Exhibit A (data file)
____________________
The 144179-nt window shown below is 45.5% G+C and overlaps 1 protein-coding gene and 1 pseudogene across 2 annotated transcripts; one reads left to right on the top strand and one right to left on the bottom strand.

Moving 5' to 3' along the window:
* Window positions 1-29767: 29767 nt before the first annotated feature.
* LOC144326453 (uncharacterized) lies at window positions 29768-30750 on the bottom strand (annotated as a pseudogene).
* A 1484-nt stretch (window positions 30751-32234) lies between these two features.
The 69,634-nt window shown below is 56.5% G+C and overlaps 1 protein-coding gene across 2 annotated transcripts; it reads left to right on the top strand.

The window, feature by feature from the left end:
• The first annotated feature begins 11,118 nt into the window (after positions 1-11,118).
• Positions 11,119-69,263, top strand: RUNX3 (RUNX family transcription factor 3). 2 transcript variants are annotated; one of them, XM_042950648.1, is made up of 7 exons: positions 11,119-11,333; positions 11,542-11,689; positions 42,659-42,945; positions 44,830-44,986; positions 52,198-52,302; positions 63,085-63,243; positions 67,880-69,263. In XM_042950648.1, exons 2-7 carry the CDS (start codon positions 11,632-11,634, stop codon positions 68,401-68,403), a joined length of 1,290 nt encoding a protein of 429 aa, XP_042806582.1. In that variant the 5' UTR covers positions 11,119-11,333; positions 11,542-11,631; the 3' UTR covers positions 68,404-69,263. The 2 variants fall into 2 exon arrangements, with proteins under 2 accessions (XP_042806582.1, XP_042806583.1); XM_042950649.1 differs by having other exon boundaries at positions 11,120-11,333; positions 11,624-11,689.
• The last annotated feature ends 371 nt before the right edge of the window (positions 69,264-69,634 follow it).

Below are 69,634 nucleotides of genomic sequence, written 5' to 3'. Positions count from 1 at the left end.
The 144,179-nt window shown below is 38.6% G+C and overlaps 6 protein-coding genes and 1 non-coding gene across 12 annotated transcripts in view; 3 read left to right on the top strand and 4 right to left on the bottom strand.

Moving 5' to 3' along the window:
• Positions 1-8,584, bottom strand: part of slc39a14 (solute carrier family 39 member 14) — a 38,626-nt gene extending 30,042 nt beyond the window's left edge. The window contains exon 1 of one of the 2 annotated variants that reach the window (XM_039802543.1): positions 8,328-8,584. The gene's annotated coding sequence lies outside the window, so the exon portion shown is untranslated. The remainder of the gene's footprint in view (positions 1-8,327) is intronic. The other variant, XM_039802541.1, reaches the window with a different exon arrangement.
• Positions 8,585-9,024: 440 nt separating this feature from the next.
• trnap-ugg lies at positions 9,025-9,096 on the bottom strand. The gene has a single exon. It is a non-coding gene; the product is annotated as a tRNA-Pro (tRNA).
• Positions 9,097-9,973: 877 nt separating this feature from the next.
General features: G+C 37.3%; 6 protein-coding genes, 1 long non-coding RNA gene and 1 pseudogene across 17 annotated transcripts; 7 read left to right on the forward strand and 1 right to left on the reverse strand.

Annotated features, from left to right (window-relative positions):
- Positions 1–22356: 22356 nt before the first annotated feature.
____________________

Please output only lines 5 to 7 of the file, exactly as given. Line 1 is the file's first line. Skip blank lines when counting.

* A 1484-nt stretch (window positions 30751-32234) lies between these two features.
The 69,634-nt window shown below is 56.5% G+C and overlaps 1 protein-coding gene across 2 annotated transcripts; it reads left to right on the top strand.

The window, feature by feature from the left end: